Microsoft’s demo of Bing AI also made factual errors
After a single mistake in Google’s demo of its new A.I. program erased billions of dollars in market value, employees complained that the company had rushed out the news to get ahead of Microsoft’s own A.I. announcement a day later.
Except it turns out that Microsoft’s demo also contained answers that were incomplete, confusingly sourced and, at worst, entirely incorrect, according to an analysis published by independent A.I. researcher Dmitri Brereton.
These errors highlight a growing problem with A.I. chatbots like OpenAI’s ChatGPT and Google’s Bard: Both employees and users seem to trust that these bots’ well-written and conversational answers are accurate, meaning mistakes at a public event might go unnoticed for days.
During Microsoft’s demo of its new chatbot, aired last week, the company’s corporate vice president for search, Yusuf Mehdi, asked the program for “key takeaways” from Gap’s most recent earnings report. The bot obliged with a series of bullet points with the company’s key financial data and even a comparison with fellow clothing company Lululemon’s most recent earnings.
Yet Brereton found that Microsoft’s bot gave incorrect figures. For example, Bing’s A.I. said that Gap’s operating margin, adjusted for impairment costs, was 5.9%. According to Gap’s earnings report, the company’s adjusted operating margin for the recent quarter was 3.9%. The unadjusted margin was 4.6%.
Bing AI also said that Gap was forecasting sales growth in the low-double-digits in the coming quarter. In fact, Gap is projecting a decline in net sales in the “mid-single digits.”
The demo also made mistakes when it came to Lululemon’s financial data. For example, Bing’s A.I. reported that the clothing company’s operating margin in the most recent quarter was 20.7%. The company’s earnings report shows an adjusted operating margin of 19.4%.
Further analysis from CNN uncovered that Bing’s A.I. would attribute its answers to sources that did not contain the information in question.
Microsoft hopes that programs like ChatGPT, which can generate conversational answers in response to text prompts, can undercut Google’s dominance in search. The company is investing $10 billion in ChatGPT’s developer, OpenAI.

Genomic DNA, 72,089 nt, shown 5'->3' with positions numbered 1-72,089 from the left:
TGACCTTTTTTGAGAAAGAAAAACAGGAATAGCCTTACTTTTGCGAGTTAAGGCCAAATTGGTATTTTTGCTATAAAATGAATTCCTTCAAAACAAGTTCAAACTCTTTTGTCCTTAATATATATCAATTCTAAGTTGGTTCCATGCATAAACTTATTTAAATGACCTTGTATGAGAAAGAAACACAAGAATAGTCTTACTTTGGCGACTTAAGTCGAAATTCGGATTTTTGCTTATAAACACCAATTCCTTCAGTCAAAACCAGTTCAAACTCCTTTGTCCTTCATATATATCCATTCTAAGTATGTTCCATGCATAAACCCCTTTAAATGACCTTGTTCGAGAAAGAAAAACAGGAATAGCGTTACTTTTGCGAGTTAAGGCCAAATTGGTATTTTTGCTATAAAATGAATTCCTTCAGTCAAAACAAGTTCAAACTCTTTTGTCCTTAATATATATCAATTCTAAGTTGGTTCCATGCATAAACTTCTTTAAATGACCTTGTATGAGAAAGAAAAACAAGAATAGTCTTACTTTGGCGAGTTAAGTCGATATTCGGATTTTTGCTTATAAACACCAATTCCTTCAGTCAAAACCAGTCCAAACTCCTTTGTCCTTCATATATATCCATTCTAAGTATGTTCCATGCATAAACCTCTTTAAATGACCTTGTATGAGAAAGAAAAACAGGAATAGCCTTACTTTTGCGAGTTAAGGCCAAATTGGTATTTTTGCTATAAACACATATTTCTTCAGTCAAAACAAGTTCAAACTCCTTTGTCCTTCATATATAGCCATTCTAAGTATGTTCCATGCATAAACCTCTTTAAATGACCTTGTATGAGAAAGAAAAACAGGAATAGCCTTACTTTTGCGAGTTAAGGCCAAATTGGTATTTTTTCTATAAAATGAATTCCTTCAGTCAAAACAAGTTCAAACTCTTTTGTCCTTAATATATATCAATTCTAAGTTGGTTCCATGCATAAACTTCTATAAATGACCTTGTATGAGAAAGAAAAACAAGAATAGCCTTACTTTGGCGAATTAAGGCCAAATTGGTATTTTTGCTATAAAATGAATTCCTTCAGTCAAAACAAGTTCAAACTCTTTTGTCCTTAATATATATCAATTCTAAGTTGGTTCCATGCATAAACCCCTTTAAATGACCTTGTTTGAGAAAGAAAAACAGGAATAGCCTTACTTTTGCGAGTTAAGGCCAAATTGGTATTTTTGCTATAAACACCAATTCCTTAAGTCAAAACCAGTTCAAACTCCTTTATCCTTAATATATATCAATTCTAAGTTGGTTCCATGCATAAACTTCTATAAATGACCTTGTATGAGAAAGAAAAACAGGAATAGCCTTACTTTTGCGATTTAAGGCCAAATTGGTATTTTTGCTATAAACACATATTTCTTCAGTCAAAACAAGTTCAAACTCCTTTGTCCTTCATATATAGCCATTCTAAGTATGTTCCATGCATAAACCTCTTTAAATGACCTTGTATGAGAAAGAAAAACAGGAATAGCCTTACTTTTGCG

Microsoft did not immediately respond to a request for comment. The tech company previously told Fortune that “the system may make mistakes during this preview period, and user feedback is critical to help identify where things aren’t working well,” in response to an earlier request for comment on strange responses from the Bing chatbot.
Mistakes with Google’s Bard
Microsoft competitor Google was recently hit hard by the revelation that Google’s A.I., titled Bard, made a factual error in its demo.
In a blog post, Google included a video of a user asking the Bard A.I. for interesting facts about the James Webb Space Telescope, launched in 2021. Google’s A.I. claimed the telescope was the first to discover a planet outside of our solar system. In fact, the first exoplanet was discovered by the Very Large Telescope array in Chile in 2004.
Shares in Alphabet, Google’s parent company, crashed 8% after the error was first reported by Reuters, wiping around $100 billion of the company’s market capitalization.
At a conference Monday, Alphabet chairman John Hennessey said that these kinds of mistakes were why the company hesitated to announce its own ChatGPT competitor. “You don’t want to put a system out that either says wrong things or sometimes says toxic things,” he said, according to CNBC.
People testing these chatbots are discovering that certain prompts can lead to strange results, including instances where the bot responds with argumentative or “unhinged” answers. Users of Bing’s A.I. are now compiling a repository of instances of “failure cases” to help with “further study.”
Tech leaders like Apple co-founder Steve Wozniak and businessman Mark Cuban have warned that generative A.I. can make mistakes and spread misinformation if used incorrectly. Those working in the field even have a term for A.I.-generated answers that appear entirely made up, calling them “hallucinations.”
Even Vint Cerf, an early pioneer of the internet and a current vice president at Google, revealed that a chatbot got details of his biography wrong when asked. “We know it doesn’t always work the way we would like it to,” he said at a conference on Tuesday, according to CNBC.
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